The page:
EZPass not a wise choice
I'm writing in reaction to the Aug. 2 article titled, "Motorists may find bridge crossing easier some day."
First, the article's title is misleading because currently I don't think anyone finds crossing the Pell Bridge difficult at all. The article stated:
• RITBA has issued an RFP for a consultant to evaluate the feasibility of using an electronic toll collection system (i.e. EZPass) that would cost more than $2 million to install.
• RITBA goals are to reduce congestion, reduce costs and keep the toll rate the same if possible.
• The electronic system would eliminate the use of tokens, but not cash tolls.
• An electronic system would have little impact on staffing levels because toll collectors are still required for cash sales.
• Credit and debit card fees would take about 1-percent of all revenue from an EZPass system.
• Present traffic levels do not warrant the required additional investment that would be necessary to invest in an EZPass system.
• Bridge traffic has been flat the past 5 years and congestion is not a big factor except for special events or some busy summer days.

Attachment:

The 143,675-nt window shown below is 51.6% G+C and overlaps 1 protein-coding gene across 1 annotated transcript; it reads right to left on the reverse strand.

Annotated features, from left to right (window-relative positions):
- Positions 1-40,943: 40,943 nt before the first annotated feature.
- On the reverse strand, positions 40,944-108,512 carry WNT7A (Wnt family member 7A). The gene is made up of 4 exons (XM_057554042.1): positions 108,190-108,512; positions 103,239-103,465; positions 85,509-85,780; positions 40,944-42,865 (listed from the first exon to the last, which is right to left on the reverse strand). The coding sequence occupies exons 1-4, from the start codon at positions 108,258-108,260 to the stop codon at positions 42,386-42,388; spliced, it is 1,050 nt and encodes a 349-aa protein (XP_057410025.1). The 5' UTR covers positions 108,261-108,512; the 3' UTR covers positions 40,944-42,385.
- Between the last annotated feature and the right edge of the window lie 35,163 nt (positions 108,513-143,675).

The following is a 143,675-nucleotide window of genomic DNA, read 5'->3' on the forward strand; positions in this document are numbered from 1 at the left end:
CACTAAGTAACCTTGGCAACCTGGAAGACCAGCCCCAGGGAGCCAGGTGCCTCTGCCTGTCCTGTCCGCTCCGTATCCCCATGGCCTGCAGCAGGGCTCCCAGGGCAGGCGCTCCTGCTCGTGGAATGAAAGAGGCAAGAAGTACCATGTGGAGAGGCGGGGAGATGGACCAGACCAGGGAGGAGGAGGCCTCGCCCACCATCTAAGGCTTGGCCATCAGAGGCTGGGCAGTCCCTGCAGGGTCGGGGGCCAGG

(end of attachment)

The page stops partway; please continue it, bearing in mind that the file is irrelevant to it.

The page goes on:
• New Hampshire's experience with the EZPass system is that the costs were not worth the benefits.
So, the RITBA has already determined through its own three-year research that an EZPass system will do nothing to reduce its overhead costs and do nothing for congestion. Then why are they spending money on a consultant to evaluate it? If they want to make operations more efficient, they should scrutinize their current staffing levels and job duties for inefficiencies.
It appears this system can only add overhead costs that would have the double effect of increasing the cost of crossing the bridge and wiping out the steeply discounted token program. Newport and Middletown are the closest major shopping areas, and Jamestown residents are already paying an unfair "tax" to cross the bridge to begin with.
I hope other Jamestown residents are as skeptical of the RITBA's actions as I am. I suggest that the RITBA immediately stop wasting money on reviewing a system that obviously has no benefits for such a small operation as the Pell Bridge and put that money back into its operations.